Worker killed after day spent working in extreme heat
The Commission des normes, de l’équité, de la santé et de la sécurité du travail (CNESST) – the organization which administers Quebec’s health and safety plan – has revealed the results of its investigation into the workplace death of Jean-Charles Junior Wapistan.
Wapistan, a manual faller for construction firm Tawich inc., died of heatstroke on August 17, 2021, on a worksite in Micoua-Saguenay.
On the day of the accident, Wapistan was at the worksite and was busy clearing space for a future 735 kV electrical line. Working with two other employees, he needed to cut, delimb and fell the trees with a chainsaw, manually skid and then pick up the branches.
It was a hot summer day and the air temperature was over 30 degrees Celsius. At the end of his day, Wapistan went to go to the parking lot, staying at a distance behind his colleagues. A few moments later, he branched off to the inside of the forest, fainted and fell face first.
Having arrived at the car, Wapistan’s colleagues noticed that he was not there and went to find him. Wapistan was found a few minutes later. Emergency services were called to the scene and Wapistan was taken to a hospital, where he was pronounced dead.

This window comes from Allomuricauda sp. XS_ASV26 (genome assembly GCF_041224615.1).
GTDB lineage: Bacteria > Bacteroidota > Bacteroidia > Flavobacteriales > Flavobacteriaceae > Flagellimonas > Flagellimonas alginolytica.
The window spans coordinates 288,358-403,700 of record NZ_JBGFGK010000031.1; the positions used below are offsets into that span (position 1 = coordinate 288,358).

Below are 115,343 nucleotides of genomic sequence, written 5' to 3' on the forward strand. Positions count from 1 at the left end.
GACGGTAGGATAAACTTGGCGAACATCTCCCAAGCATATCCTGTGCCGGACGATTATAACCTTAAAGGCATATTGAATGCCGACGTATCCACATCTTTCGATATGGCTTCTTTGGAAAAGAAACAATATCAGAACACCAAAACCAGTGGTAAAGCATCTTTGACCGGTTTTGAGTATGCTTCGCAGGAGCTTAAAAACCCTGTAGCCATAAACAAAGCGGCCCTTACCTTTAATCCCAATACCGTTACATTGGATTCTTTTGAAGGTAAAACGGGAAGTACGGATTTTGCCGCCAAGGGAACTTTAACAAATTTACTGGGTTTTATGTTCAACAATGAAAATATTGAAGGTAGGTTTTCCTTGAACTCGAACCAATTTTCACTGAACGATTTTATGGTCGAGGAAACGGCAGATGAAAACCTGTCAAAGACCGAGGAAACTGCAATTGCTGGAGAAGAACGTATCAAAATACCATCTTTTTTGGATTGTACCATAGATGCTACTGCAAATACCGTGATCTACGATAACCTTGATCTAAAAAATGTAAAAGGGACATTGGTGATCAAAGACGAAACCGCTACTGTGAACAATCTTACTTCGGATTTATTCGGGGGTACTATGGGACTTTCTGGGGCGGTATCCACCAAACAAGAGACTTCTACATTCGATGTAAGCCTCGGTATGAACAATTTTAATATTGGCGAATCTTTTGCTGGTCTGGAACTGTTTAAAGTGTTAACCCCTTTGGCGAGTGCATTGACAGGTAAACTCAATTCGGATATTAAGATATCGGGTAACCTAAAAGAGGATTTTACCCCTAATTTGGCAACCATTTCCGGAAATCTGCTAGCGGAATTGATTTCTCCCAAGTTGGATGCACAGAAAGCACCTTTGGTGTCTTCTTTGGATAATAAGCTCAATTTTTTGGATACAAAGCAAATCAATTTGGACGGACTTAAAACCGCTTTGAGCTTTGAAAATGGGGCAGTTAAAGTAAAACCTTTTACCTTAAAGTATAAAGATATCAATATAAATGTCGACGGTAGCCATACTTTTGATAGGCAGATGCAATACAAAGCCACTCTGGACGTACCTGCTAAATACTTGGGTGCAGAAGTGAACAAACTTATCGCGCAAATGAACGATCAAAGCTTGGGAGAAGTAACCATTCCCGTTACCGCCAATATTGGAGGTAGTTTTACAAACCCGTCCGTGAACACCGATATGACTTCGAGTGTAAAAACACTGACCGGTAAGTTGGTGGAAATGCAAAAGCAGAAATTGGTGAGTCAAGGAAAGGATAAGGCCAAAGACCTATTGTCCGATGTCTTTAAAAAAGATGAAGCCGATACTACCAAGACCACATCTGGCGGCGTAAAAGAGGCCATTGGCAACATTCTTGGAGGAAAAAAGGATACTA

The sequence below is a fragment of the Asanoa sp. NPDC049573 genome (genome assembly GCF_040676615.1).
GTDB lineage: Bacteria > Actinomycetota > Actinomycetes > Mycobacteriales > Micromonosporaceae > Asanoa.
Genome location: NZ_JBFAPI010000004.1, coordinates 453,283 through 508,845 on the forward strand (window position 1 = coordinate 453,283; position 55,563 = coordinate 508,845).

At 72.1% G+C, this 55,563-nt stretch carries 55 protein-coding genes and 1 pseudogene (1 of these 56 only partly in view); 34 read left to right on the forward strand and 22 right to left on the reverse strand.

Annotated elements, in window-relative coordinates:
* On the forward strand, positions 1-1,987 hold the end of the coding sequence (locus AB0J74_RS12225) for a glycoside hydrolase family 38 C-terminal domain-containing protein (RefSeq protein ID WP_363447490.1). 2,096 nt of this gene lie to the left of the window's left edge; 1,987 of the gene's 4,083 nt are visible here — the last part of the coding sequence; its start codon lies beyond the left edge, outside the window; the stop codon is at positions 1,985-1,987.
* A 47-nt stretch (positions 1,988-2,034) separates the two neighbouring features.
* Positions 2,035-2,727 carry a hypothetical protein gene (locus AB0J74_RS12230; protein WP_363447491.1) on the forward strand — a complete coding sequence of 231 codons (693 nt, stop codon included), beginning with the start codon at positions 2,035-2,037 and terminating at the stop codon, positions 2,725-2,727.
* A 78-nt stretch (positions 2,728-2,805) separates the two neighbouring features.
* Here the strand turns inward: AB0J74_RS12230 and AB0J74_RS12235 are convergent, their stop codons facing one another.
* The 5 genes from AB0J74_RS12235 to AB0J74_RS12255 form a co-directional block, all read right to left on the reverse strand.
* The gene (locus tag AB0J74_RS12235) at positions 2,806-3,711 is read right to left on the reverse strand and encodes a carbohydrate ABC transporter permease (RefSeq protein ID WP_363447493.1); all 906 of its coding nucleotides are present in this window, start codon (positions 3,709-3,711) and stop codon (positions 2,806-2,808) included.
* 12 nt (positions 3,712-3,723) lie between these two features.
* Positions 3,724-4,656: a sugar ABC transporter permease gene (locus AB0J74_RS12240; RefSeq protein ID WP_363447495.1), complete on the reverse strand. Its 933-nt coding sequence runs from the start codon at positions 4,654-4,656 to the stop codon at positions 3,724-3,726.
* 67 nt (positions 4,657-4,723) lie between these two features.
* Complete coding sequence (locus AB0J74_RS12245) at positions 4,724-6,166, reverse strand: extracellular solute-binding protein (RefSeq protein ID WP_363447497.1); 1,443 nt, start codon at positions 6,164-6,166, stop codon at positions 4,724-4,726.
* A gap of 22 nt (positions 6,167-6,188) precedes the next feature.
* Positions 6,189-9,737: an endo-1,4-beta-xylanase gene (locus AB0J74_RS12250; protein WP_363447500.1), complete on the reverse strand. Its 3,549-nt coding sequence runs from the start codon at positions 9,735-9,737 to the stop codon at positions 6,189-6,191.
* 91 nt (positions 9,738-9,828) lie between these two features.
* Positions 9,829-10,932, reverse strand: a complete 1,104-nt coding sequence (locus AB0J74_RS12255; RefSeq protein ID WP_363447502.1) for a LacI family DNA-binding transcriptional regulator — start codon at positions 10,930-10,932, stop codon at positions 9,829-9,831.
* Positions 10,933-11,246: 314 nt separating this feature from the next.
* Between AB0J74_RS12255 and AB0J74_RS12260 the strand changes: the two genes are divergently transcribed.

The CNESST revealed two causes to explain the accident: The worker was suffering from heat stroke at the end of his work day as the air temperature in the forest was over 30 degrees Celsius; and management around worker exposure to extreme heat conditions was deficient, which meant that Wapistan was working in conditions that exceeded the heat exposure threshold for this line of work.
Following the accident, the CNESST forbade the clearing work in section 1 of the worksite to continue. In addition, it required Hydro-Québec – the project coordinator – to define better safety measures for workers exposed to extreme weather conditions such as heat. The CNESST also asked the organization to put into place efficient measures for emergency evacuation. Hydro-Québec complied with the requests.